Interaction between β-catenin and HIF-1 promotes cellular adaptation to hypoxia

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Abstract

Aberrant activation of β-catenin promotes cell proliferation1 and initiates colorectal tumorigenesis2,3. However, the expansion of tumours and the inadequacy of their local vasculature results in areas of hypoxia where cell growth is typically constrained4,5. Here, we report a novel diversion in β-catenin signalling triggered by hypoxia. We show that hypoxia inhibits β-catenin–T-cell factor-4 (TCF-4) complex formation and transcriptional activity, resulting in a G1 arrest that involves the c-Myc–p21 axis. Additionally, we find that hypoxia inducible factor-1α (HIF-1α) competes with TCF-4 for direct binding to β-catenin. DNA–protein interaction studies reveal that β-catenin–HIF-1α interaction occurs at the promoter region of HIF-1 target genes. Furthermore, rigorous analyses indicate that β-catenin can enhance HIF-1-mediated transcription, thereby promoting cell survival and adaptation to hypoxia. These findings demonstrate a dynamic role for β-catenin in colorectal tumorigenesis, where a functional switch is instigated to meet the ever-changing needs of the tumour. This study highlights the importance of the microenvironment in transcriptional regulation.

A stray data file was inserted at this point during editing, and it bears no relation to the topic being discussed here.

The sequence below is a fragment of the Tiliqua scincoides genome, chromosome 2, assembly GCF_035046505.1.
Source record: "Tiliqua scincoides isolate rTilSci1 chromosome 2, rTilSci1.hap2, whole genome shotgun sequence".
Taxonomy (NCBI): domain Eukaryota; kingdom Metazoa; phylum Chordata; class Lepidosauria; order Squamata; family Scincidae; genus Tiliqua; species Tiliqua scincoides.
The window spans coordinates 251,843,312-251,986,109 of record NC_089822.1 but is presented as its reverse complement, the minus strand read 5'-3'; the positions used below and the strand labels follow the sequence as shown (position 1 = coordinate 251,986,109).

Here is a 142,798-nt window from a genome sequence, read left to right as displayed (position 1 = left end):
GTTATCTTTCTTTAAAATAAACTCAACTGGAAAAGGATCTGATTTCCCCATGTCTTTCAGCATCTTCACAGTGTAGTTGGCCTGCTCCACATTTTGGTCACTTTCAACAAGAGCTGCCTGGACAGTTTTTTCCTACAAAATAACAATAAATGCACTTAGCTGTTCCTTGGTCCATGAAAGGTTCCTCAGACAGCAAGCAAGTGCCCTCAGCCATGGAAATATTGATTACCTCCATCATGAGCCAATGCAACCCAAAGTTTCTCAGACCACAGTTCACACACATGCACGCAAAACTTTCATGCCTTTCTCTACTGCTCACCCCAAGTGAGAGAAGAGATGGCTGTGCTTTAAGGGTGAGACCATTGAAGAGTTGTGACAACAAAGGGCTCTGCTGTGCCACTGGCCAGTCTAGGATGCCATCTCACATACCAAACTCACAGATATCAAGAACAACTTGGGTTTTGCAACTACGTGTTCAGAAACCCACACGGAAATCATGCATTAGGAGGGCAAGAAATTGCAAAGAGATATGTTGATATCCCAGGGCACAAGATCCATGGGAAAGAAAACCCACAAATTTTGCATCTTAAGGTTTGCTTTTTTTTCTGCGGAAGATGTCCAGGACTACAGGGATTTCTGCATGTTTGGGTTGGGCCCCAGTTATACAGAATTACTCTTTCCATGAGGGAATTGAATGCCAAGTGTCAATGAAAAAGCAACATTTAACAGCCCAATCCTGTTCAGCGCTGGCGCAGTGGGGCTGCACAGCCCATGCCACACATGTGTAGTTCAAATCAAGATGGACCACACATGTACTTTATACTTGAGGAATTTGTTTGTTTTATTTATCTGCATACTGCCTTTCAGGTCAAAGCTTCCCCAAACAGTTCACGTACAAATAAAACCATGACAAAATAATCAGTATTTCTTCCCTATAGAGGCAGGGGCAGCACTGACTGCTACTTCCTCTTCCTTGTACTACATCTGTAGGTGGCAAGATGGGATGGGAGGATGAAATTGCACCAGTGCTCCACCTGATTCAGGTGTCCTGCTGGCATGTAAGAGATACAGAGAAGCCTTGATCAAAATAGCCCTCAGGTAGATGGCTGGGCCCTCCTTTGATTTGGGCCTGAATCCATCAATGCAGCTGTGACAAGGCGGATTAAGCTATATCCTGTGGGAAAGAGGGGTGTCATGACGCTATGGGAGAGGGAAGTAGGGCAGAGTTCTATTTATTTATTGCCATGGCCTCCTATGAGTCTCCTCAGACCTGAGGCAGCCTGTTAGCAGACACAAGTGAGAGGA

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Figure 1: Inhibition of β-catenin–TCF-4 transcriptional activity and induction of a cell-cycle arrest during hypoxia.
Figure 2: Interaction between β-catenin and HIF-1α.
Figure 3: Mapping the interaction between HIF-1α and β-catenin.
Figure 4: Functional significance of HIF-1α–β-catenin interaction.
Figure 5: Enhancement of HIF-1 transcriptional activity and cell survival by β-catenin in colon cancer cells.

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Acknowledgements

We would like to thank: P. Ratcliffe and C. Pugh for providing HIF-1α expression constructs, B. Vogelstein for providing β-catenin expression vectors, K. Basler and C. Mosimann for the β-catenin truncations, E. Fearon for the TCF-4DN expression vector, K. Malik for technical advice, K. Brown and B. Hassan for the critical reading of the manuscript. This work was funded by a scholarship from the Algerian Government, the Citrina foundation, and a programme grant from Cancer Research UK.

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Correspondence to Christos Paraskeva.

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